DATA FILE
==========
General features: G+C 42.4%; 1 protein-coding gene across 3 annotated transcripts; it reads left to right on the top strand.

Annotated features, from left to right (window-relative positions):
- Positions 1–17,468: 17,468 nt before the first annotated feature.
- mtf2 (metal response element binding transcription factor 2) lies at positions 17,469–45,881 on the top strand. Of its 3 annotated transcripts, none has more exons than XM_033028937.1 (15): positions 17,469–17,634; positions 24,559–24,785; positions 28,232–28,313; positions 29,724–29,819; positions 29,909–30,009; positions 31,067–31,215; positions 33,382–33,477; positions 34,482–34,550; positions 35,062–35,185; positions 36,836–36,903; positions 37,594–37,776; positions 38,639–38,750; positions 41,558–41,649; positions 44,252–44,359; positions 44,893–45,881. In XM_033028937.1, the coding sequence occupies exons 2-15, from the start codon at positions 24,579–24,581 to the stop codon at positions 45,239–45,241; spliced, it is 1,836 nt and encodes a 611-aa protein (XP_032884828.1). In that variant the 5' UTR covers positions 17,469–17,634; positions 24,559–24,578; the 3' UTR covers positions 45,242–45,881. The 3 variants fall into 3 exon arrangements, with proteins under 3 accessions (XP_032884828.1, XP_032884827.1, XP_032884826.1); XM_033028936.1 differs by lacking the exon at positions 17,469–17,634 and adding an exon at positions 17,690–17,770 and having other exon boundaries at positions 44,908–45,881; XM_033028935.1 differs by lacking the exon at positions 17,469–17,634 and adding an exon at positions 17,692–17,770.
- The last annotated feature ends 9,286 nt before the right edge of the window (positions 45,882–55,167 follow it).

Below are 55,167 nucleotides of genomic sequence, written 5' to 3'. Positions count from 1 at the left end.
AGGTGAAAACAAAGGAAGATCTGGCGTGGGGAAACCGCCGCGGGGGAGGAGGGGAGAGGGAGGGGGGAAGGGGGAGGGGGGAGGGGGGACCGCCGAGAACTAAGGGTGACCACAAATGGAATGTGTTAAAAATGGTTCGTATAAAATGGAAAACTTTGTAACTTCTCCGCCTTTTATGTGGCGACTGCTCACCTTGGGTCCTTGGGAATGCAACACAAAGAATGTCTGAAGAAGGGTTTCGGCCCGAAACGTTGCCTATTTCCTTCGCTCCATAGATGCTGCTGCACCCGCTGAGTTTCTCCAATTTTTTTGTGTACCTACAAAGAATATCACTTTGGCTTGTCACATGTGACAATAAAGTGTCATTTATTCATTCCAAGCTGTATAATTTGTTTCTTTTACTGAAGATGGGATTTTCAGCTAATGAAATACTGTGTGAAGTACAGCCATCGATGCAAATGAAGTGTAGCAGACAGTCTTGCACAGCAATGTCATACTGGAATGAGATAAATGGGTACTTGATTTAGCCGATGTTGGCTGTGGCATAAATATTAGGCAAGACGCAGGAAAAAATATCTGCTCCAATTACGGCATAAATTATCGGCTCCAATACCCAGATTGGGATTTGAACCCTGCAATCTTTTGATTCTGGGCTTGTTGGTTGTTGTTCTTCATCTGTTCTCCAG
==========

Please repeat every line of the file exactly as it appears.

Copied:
General features: G+C 42.4%; 1 protein-coding gene across 3 annotated transcripts; it reads left to right on the top strand.

Annotated features, from left to right (window-relative positions):
- Positions 1–17,468: 17,468 nt before the first annotated feature.
- mtf2 (metal response element binding transcription factor 2) lies at positions 17,469–45,881 on the top strand. Of its 3 annotated transcripts, none has more exons than XM_033028937.1 (15): positions 17,469–17,634; positions 24,559–24,785; positions 28,232–28,313; positions 29,724–29,819; positions 29,909–30,009; positions 31,067–31,215; positions 33,382–33,477; positions 34,482–34,550; positions 35,062–35,185; positions 36,836–36,903; positions 37,594–37,776; positions 38,639–38,750; positions 41,558–41,649; positions 44,252–44,359; positions 44,893–45,881. In XM_033028937.1, the coding sequence occupies exons 2-15, from the start codon at positions 24,579–24,581 to the stop codon at positions 45,239–45,241; spliced, it is 1,836 nt and encodes a 611-aa protein (XP_032884828.1). In that variant the 5' UTR covers positions 17,469–17,634; positions 24,559–24,578; the 3' UTR covers positions 45,242–45,881. The 3 variants fall into 3 exon arrangements, with proteins under 3 accessions (XP_032884828.1, XP_032884827.1, XP_032884826.1); XM_033028936.1 differs by lacking the exon at positions 17,469–17,634 and adding an exon at positions 17,690–17,770 and having other exon boundaries at positions 44,908–45,881; XM_033028935.1 differs by lacking the exon at positions 17,469–17,634 and adding an exon at positions 17,692–17,770.
- The last annotated feature ends 9,286 nt before the right edge of the window (positions 45,882–55,167 follow it).

Below are 55,167 nucleotides of genomic sequence, written 5' to 3'. Positions count from 1 at the left end.
AGGTGAAAACAAAGGAAGATCTGGCGTGGGGAAACCGCCGCGGGGGAGGAGGGGAGAGGGAGGGGGGAAGGGGGAGGGGGGAGGGGGGACCGCCGAGAACTAAGGGTGACCACAAATGGAATGTGTTAAAAATGGTTCGTATAAAATGGAAAACTTTGTAACTTCTCCGCCTTTTATGTGGCGACTGCTCACCTTGGGTCCTTGGGAATGCAACACAAAGAATGTCTGAAGAAGGGTTTCGGCCCGAAACGTTGCCTATTTCCTTCGCTCCATAGATGCTGCTGCACCCGCTGAGTTTCTCCAATTTTTTTGTGTACCTACAAAGAATATCACTTTGGCTTGTCACATGTGACAATAAAGTGTCATTTATTCATTCCAAGCTGTATAATTTGTTTCTTTTACTGAAGATGGGATTTTCAGCTAATGAAATACTGTGTGAAGTACAGCCATCGATGCAAATGAAGTGTAGCAGACAGTCTTGCACAGCAATGTCATACTGGAATGAGATAAATGGGTACTTGATTTAGCCGATGTTGGCTGTGGCATAAATATTAGGCAAGACGCAGGAAAAAATATCTGCTCCAATTACGGCATAAATTATCGGCTCCAATACCCAGATTGGGATTTGAACCCTGCAATCTTTTGATTCTGGGCTTGTTGGTTGTTGTTCTTCATCTGTTCTCCAG